On a busy day, a diagnostic tech may find himself wishing for an air-fuel sensor heater code as he stares at the CONSULT screen during the SYSTEM CALL. But sometimes, life doesn’t cooperate and we’re faced with a P0456 instead of the P0031 we were hoping for. EVAP codes are occasionally “gravy”, but more often than not, they’re among the more time-consuming reasons behind a glowing check engine light. There’s no guarantee that this article will help you fit every EVAP diagnosis into the ubiquitous one-size-fits-all “diagnostic hour”, but it may improve your chances.
A Quick Overview of the EVAP System
Gasoline is volatile, that is: it evaporates easily. Gasoline vapors or hydrocarbons (HCs) are bad for the environment because they cause smog and respiratory ailments. If a fuel tank is vented to atmosphere, HCs will escape and pollute the air we all breathe. If a fuel tank is not vented, pressure will build and it will expand and be damaged. The EVAP system allows the fuel tank to vent through a charcoal canister which will strip the HCs from the air and store them for later use as fuel for the engine. The EVAP system is the combination of all the components that make this possible.
The Charcoal Canister
The canister is typically located near the fuel tank. It is a plastic box filled with activated carbon in a filter sock that has pores large enough for the HCs to pass, but small enough to prevent the activated carbon from escaping. Activated carbon is similar to a ground up charcoal briquette. If you’ve ever squirted lighter fluid (which is a hydrocarbon) onto the charcoal in your barbeque, you’ll know that it can soak up a lot of fuel before it is saturated. When the fuel in the tank evaporates, the vapors are routed through the canister where the HCs stay stuck to the carbon while the oxygen and nitrogen pass through to the atmosphere. The most common causes of failure are:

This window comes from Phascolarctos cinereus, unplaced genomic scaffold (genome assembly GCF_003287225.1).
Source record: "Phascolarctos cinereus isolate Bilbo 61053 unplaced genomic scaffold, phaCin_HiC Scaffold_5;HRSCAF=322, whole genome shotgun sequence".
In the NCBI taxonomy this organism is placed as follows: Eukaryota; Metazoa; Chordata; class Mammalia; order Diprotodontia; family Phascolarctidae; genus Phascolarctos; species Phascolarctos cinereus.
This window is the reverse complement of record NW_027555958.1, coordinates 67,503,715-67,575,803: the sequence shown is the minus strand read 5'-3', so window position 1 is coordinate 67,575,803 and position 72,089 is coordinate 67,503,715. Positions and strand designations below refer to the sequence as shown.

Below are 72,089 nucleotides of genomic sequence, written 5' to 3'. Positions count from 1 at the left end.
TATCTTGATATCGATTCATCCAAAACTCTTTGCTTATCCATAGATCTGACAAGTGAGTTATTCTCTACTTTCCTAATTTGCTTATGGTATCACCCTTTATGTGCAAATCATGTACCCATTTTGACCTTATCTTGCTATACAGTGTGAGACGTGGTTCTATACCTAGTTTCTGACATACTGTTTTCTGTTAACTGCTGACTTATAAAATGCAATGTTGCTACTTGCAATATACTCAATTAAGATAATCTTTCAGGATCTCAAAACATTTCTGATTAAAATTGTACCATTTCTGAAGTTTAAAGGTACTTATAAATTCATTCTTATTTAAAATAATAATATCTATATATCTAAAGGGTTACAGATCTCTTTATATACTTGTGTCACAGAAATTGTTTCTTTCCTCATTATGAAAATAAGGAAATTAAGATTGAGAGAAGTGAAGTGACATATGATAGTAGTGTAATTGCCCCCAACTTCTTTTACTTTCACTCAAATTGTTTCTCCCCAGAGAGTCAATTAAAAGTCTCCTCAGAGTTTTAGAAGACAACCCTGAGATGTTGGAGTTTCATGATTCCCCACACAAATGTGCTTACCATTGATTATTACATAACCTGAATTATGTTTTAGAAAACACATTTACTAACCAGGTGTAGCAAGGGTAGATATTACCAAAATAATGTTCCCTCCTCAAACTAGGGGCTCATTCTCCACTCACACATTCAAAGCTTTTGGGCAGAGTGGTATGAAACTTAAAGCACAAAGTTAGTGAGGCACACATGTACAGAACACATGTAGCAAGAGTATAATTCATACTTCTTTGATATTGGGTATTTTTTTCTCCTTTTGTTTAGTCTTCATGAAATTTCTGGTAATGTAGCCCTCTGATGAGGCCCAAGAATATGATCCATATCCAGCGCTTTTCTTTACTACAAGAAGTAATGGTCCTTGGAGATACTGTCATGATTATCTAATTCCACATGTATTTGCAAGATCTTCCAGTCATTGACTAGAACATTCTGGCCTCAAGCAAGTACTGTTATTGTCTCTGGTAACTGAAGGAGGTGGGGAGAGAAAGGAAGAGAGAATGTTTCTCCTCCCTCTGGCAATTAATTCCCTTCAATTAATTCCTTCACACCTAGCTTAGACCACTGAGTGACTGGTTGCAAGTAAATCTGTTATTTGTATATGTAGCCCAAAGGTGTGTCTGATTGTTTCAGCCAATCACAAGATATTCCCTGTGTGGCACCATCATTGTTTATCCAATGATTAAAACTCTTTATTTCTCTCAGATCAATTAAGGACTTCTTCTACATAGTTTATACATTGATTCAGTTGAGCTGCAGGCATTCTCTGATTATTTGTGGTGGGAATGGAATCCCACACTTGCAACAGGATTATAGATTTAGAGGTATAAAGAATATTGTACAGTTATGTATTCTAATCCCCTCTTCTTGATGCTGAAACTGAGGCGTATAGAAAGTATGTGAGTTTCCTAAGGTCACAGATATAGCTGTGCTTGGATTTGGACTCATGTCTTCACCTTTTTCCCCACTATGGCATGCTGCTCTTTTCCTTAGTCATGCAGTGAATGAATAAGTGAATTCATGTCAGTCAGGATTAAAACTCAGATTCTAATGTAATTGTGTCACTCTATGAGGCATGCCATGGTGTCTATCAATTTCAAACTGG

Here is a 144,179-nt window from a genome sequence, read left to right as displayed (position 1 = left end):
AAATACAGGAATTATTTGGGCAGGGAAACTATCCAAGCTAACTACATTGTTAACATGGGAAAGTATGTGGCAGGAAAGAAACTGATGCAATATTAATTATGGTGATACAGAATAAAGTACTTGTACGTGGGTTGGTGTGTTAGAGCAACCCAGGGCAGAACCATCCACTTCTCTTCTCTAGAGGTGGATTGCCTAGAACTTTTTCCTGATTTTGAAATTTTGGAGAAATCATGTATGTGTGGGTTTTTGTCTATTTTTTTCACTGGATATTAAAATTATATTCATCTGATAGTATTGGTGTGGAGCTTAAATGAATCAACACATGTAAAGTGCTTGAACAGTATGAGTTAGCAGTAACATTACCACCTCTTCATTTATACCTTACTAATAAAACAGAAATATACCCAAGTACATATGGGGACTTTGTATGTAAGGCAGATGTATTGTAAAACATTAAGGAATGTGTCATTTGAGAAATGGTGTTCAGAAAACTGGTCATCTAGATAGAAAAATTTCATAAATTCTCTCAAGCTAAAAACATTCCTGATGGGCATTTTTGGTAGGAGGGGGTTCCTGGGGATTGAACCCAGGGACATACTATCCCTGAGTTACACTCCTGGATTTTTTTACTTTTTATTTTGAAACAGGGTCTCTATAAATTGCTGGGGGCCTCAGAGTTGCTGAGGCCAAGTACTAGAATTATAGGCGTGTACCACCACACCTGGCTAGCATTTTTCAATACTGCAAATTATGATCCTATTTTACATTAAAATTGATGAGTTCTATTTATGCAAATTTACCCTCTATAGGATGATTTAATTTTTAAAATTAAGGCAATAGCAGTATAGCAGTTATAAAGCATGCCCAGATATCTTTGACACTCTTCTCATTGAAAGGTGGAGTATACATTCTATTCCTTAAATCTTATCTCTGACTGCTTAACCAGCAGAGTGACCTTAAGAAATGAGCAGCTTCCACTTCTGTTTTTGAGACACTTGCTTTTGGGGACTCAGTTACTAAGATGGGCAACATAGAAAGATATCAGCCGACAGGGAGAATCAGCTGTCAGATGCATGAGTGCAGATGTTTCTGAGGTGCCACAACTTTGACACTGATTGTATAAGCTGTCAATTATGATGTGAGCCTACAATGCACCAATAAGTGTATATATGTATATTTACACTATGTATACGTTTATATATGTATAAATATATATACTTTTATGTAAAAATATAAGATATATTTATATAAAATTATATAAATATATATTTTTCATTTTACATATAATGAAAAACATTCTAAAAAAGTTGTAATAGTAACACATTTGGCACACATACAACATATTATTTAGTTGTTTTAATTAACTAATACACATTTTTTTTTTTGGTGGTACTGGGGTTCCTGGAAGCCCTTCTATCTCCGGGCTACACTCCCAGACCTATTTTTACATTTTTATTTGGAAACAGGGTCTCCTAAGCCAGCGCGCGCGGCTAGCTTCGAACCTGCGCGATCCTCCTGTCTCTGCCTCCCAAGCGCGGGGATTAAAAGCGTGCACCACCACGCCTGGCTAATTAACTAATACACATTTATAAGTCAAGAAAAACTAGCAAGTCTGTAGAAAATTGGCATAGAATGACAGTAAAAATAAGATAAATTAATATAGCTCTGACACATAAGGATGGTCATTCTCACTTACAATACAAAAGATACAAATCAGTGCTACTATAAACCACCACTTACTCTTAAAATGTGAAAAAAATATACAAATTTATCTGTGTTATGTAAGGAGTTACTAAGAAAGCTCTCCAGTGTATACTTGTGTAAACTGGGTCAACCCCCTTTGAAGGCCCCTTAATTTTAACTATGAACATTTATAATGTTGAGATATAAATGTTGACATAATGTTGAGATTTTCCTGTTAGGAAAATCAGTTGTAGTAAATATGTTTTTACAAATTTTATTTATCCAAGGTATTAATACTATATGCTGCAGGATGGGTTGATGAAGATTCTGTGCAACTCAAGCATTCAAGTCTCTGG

- A torn filter
- Water saturation
- Fuel saturation
A torn filter will be evidenced by black powder escaping from the canister (and often gumming up the purge valve). Fuel and water saturation can be detected by feeling the weight of the canister; it will be substantially heavier than a non-saturated canister. Topping-off the fuel tank can cause oversaturation of the charcoal canister, which can restrict flow through the canister.
Purge Volume Control Solenoid Valve
Let’s call the PVCSV “the purge valve”. Its full name is wonderfully descriptive of its function, but is a bit of a mouthful. The purge valve is responsible for getting the HCs stored in the canister into the intake manifold so that they can be burned as fuel. The purge valve is a solenoid valve that is open when voltage is applied to its coil, and closed when no power is applied. This means it is a normally closed valve, which is important to know.
The ECM is able to control the volume of flow from the canister by changing its duty cycle. If the valve is ON 50% of the time and OFF 50% of the time, it would flow roughly 50% of its maximum volume. If the ECM changes to 75% ON and 25% OFF, it would flow about 75% of its maximum volume. The purge valve usually operates only when the throttle is open and the engine is warm. The purge valve should always be fully closed during deceleration, otherwise the flow of fuel vapors could cause backfires. The most common causes of failure are: